If you’re a regular Kickstarter user, you might have forgotten that sports video games are a thing. You know, those athletic events that usually involve balls and sticks? Big, sweaty, burly men and women smashing into each other and pretending like it’s not homo-erotic? Those are called sports, and occasionally, video games are made about them.
You might have forgotten about these games because Kickstarter and Indiegogo are a barren wasteland when it comes to the genre. I talked about this lack of sporting games in our latest video which you can see below, but I only focused on realistic sports games. For this article, let’s instead look at the more over-the-top, crazy games like Mutant League Football and Ninja Baseball.
Speaking of which, we’ll start with the most well-known of these sports games, Mutant League Football. Nostalgia Alert! This is a sequel/remake to the classic Sega Genesis game of the same name. A cult classic to this day, Mutant League Football is an American Football game all about hideous monsters, and I’m not talking about the New England Patriots. Let’s be honest, most of the people who wouldn’t get that joke quit reading long ago.
Developer Michael Mendheim isn’t afraid to let you know this is a remake of the original. Every screenshot and gameplay video is of the original Genesis classic. There are ads, toys, clips from a TV show and reviews of the original game on offer. What’s not on the Kickstarter page though is any gameplay of the current version of MLF. What an unfortunate acronym.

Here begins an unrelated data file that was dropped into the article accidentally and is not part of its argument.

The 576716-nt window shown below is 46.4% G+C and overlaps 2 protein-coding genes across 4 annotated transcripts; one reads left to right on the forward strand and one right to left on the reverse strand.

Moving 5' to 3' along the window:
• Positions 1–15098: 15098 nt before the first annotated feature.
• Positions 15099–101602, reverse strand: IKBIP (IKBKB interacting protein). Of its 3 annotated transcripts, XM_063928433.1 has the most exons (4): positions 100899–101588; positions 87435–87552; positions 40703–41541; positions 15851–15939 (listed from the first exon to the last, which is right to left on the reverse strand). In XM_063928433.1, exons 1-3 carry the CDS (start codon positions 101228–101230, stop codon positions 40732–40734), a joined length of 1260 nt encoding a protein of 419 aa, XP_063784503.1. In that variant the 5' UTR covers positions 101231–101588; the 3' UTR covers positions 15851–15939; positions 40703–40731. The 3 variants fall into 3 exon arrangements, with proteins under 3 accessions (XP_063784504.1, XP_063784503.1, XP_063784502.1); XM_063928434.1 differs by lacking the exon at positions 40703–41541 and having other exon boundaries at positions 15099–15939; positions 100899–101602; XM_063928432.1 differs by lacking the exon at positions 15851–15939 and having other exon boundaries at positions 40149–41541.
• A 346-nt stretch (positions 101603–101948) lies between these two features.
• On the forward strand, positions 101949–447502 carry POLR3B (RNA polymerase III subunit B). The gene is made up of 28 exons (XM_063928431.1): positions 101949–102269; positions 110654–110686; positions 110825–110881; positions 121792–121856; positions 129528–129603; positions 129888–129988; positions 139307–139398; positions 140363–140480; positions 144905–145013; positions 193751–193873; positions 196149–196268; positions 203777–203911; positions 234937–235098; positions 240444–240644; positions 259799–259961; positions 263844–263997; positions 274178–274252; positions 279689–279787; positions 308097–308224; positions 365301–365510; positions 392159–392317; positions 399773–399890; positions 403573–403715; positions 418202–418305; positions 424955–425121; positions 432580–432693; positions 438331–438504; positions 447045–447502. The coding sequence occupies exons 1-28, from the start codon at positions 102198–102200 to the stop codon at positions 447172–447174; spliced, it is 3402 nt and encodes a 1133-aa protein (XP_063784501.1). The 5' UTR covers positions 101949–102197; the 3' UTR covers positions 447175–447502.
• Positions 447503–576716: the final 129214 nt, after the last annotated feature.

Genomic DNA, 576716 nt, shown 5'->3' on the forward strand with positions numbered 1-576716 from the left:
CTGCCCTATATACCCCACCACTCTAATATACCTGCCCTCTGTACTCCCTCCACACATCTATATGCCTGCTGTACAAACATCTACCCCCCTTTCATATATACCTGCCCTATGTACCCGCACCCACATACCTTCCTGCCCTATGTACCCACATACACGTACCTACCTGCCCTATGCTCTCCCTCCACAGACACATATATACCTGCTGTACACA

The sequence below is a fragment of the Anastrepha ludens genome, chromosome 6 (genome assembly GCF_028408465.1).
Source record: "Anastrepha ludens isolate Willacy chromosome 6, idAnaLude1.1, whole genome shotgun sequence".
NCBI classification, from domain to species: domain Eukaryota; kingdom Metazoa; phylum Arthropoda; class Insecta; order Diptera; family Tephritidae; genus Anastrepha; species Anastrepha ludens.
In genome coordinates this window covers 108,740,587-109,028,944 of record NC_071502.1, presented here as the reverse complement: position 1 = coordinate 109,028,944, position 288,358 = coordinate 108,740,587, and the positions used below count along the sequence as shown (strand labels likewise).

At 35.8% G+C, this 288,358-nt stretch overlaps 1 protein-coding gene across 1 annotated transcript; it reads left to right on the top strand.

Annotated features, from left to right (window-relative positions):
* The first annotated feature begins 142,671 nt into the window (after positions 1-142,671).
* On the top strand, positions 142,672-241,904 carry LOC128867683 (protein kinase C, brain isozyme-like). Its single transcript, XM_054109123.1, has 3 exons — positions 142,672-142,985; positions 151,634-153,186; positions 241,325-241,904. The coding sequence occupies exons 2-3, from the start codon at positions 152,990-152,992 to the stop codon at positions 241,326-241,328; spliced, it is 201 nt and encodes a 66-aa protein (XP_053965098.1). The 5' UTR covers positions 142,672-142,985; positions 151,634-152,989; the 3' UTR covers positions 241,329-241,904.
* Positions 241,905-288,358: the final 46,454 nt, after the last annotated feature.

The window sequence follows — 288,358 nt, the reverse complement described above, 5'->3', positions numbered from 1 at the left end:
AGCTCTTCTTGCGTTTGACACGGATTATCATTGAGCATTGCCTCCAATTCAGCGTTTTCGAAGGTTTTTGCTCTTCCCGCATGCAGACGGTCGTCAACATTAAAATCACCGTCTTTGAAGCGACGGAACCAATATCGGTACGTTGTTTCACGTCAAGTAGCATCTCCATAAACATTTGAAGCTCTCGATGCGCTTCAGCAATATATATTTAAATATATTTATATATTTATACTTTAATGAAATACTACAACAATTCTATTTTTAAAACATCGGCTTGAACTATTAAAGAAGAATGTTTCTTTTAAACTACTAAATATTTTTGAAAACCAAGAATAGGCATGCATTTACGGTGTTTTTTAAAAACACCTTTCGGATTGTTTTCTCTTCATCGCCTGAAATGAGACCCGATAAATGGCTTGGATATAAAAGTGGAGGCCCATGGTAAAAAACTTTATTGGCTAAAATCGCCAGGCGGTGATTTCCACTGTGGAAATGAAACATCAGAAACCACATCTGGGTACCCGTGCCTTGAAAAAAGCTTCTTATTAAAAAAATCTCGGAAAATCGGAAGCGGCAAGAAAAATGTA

Despite being advertised on major gaming sites, the Kickstarter failed spectacularly. It reached only $141,821 of its $750,000 goal. The reason for this failure is obvious. It relied far too much on nostalgia and the developers obviously had nothing of the new game ready to show. It wouldn’t be surprising if they hadn’t even start development beyond concept art and a few vague ideas.
To the developers credit, they’ve continued development and have recently shown off gameplay. Back in February they released footage that purports to predict who would win Super Bowl 50 (which, being a Panthers fan, I’m not happy with having to relive that again.) If it were to return to Kickstarter – which it might – it would stand a much better chance.
Not far down the metaphorical street is Galactic Gridiron, another American Football game about aliens. It’s hard to tell this is a football game since the pitch video is all story and background. Eventually developer Robert Lamm realized his mistake and released gameplay footage, but a sports game that saw players passing the pigskin in the middle of major cities didn’t capture backers attentions.
American Football isn’t the only sport Kickstarter developers have tried their hand at, but it’s by far the most popular. Surprising, consider the sport is almost non-exist outside the US. In contrast to baseball which has a much wider audience, there are only nine campaigns, and most of those are management simulators.